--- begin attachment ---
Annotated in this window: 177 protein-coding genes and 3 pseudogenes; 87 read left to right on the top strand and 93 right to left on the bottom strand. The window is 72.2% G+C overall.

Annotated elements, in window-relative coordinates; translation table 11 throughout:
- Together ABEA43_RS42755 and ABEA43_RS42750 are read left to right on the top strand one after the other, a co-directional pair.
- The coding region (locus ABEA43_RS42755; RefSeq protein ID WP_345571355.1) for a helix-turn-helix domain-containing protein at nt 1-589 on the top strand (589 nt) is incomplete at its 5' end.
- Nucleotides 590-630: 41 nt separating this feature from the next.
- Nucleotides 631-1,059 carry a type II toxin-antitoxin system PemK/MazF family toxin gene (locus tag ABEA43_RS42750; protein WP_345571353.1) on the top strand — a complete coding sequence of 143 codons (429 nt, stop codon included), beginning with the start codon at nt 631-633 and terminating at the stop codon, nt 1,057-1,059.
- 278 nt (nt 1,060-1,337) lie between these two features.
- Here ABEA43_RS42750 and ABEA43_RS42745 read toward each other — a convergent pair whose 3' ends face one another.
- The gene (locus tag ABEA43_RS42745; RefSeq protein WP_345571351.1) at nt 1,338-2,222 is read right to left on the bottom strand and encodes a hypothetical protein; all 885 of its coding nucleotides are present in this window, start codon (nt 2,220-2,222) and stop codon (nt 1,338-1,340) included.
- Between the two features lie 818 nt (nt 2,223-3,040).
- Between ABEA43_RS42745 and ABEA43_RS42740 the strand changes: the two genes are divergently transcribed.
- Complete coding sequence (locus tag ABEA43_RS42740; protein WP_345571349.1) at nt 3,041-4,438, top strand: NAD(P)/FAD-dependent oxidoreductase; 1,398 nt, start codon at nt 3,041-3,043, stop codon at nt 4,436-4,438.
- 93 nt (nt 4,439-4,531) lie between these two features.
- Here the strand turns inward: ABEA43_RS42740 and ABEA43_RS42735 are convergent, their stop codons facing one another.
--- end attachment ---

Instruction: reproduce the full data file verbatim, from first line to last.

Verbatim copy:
Annotated in this window: 177 protein-coding genes and 3 pseudogenes; 87 read left to right on the top strand and 93 right to left on the bottom strand. The window is 72.2% G+C overall.

Annotated elements, in window-relative coordinates; translation table 11 throughout:
- Together ABEA43_RS42755 and ABEA43_RS42750 are read left to right on the top strand one after the other, a co-directional pair.
- The coding region (locus ABEA43_RS42755; RefSeq protein ID WP_345571355.1) for a helix-turn-helix domain-containing protein at nt 1-589 on the top strand (589 nt) is incomplete at its 5' end.
- Nucleotides 590-630: 41 nt separating this feature from the next.
- Nucleotides 631-1,059 carry a type II toxin-antitoxin system PemK/MazF family toxin gene (locus tag ABEA43_RS42750; protein WP_345571353.1) on the top strand — a complete coding sequence of 143 codons (429 nt, stop codon included), beginning with the start codon at nt 631-633 and terminating at the stop codon, nt 1,057-1,059.
- 278 nt (nt 1,060-1,337) lie between these two features.
- Here ABEA43_RS42750 and ABEA43_RS42745 read toward each other — a convergent pair whose 3' ends face one another.
- The gene (locus tag ABEA43_RS42745; RefSeq protein WP_345571351.1) at nt 1,338-2,222 is read right to left on the bottom strand and encodes a hypothetical protein; all 885 of its coding nucleotides are present in this window, start codon (nt 2,220-2,222) and stop codon (nt 1,338-1,340) included.
- Between the two features lie 818 nt (nt 2,223-3,040).
- Between ABEA43_RS42745 and ABEA43_RS42740 the strand changes: the two genes are divergently transcribed.
- Complete coding sequence (locus tag ABEA43_RS42740; protein WP_345571349.1) at nt 3,041-4,438, top strand: NAD(P)/FAD-dependent oxidoreductase; 1,398 nt, start codon at nt 3,041-3,043, stop codon at nt 4,436-4,438.
- 93 nt (nt 4,439-4,531) lie between these two features.
- Here the strand turns inward: ABEA43_RS42740 and ABEA43_RS42735 are convergent, their stop codons facing one another.